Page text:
Electric Vehicles: EV Tax Credit and State Regulations

The increasing adoption of electric vehicles in the United States represents a huge change from the gas-powered vehicles that have been a staple for almost a century. The vehicles bring both exciting possibilities and unique challenges. This causes curiosity and sometimes concern about ways these changes affect you, the average consumer. What options do you have? Will electric vehicles become mandated by law? Do you need to begin planning now?

Read on to get the basics and some helpful links to prepare you for the future.

What kind of electric cars are available?

Although electric vehicles are often lumped into a single category, often referred to as EVs, there are several types available:

Battery Electric Vehicles (BEVs) or All Electric Vehicles:

●       Powered by rechargeable batteries, no gasoline engine

●       Battery charged by plug-in to an external power source (recharging equipment)

Plug-in Hybrid-Electric Vehicle (PHEV):

●       Powered by both electric battery and internal combustion (gas-powered) engine

●       Battery charged by plug-in to an external power source; when battery power is used, they run on gas

Hybrid Electric (HEV):

●       Powered by both electric battery and internal combustion (gas-powered) engine

●       Battery charged by regenerative braking – no charging station required

What are the advantages and limitations of EVs?

The increase of electric cars on the road is driven by several factors, but EVs also come with their share of challenges.

Environmental Effects:

Transportation is the largest contributor to greenhouse gas (GHG) emissions in the United States.  Increased zero-emission vehicles could result in a significant reduction in air pollutants, such as GHG. This decrease could impact both environmental and public health.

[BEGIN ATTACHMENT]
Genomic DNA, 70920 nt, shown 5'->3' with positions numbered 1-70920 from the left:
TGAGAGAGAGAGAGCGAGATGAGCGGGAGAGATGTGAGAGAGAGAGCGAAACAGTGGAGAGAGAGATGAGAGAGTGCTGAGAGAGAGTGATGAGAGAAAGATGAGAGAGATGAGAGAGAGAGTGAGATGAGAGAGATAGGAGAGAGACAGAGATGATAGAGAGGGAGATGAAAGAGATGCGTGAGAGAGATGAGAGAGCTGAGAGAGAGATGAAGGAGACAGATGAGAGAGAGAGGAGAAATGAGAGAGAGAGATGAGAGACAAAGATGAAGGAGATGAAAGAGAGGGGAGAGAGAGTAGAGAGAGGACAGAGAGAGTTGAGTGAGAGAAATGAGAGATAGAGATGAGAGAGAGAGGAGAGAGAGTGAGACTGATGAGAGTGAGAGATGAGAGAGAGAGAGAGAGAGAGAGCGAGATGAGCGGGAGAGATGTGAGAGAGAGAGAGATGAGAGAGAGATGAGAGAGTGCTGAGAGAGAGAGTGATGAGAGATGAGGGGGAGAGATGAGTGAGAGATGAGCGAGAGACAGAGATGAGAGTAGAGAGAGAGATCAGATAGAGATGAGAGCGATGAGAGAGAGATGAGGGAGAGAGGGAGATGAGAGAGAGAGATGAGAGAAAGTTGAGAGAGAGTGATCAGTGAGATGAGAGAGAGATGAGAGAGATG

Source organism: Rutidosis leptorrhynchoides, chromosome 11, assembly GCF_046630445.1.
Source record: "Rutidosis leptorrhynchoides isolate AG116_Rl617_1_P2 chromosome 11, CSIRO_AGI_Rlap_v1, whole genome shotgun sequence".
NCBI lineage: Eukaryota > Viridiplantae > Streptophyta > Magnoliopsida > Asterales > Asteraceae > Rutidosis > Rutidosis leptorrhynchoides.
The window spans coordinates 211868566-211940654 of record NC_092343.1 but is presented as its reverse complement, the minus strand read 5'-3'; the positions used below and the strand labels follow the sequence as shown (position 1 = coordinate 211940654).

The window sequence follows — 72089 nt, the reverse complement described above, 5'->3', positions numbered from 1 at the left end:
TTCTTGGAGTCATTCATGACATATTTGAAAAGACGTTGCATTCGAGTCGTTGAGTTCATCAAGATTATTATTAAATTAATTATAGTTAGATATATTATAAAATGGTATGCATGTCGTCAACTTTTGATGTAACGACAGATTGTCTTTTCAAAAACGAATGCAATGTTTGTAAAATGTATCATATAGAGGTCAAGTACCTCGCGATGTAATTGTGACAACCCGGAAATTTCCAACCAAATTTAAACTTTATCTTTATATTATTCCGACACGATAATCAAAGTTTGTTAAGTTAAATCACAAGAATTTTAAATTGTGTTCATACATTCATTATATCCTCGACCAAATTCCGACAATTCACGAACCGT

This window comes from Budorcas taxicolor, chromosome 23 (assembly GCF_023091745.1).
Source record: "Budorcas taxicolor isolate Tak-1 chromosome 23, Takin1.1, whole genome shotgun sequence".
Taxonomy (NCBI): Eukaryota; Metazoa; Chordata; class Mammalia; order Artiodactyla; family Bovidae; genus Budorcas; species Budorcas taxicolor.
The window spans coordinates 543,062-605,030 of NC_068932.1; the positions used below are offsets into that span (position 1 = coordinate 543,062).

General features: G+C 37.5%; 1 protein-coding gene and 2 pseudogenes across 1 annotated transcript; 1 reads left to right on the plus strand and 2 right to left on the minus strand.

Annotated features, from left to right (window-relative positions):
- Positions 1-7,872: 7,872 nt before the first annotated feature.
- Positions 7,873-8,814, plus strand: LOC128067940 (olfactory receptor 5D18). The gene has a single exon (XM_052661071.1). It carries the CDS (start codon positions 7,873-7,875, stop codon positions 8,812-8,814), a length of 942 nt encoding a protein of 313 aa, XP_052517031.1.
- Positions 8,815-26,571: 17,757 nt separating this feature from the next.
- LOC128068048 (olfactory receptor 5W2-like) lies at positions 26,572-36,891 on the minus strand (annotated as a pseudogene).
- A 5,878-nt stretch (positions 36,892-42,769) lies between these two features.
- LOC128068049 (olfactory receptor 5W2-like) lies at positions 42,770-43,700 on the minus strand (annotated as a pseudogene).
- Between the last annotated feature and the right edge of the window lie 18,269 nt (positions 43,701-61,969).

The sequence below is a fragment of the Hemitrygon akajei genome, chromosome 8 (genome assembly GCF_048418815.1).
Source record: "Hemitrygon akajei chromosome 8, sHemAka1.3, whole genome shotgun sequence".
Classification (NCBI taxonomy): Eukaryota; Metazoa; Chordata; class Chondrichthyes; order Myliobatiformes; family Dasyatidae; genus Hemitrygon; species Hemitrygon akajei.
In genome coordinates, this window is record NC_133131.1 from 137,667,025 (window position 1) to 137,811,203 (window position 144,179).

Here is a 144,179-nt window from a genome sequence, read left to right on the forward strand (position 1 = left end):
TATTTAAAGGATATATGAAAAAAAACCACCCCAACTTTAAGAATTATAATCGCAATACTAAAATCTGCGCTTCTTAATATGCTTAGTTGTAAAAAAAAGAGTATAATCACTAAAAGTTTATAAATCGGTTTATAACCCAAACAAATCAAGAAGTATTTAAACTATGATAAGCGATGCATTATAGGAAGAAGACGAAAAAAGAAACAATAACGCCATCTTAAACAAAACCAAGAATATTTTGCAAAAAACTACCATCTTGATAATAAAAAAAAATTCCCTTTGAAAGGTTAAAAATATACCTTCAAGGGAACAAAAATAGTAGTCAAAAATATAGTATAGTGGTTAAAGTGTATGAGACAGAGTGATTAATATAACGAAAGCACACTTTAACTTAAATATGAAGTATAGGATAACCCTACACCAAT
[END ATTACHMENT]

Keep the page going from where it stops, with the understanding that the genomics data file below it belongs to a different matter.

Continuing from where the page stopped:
Concerns still exist over the effects of lithium mining on the environment. The source from which an EV gets its power (i.e.: solar vs nuclear) also has a major impact on the benefits over its lifetime so, benefits may vary by region.

Cost to Consumer:

The initial cost to purchase EVs is often slightly higher. However, there is also potential for significant consumer savings with reduced dependence on fuel. Incentives are also in place to offset some of this cost (see Ways the Government is Promoting EVs below).

Infrastructure Needs:

The distance an EV can travel before needing a charge varies greatly by model. Major

increases in available charging stations, as well as the toll on electric grids, must be considered. Solutions may include increased funding and attention placed on solar power and company incentives to build charging stations.

National Energy Security:

Electric and hybrid vehicles rely, at least in part, on electricity for power. Electricity is manufactured in the United States via natural gas, solar and wind energy, coal, and nuclear power. This represents a more secure energy source, diversifies the transportation industry, and has potential to boost the US economy.

Who regulates electric vehicles in the US?

Standards for fuel economy and vehicle emission can come from multiple places. Currently, the three primary agencies working to set standards include:

What is the U.S.  government’s current policy on electric vehicles?

Currently, there are no national mandates in place that require a switch to EVs. Instead, goals are being set for when changes may be complete, and policies have been put in place to assist the process with new developments constantly in consideration.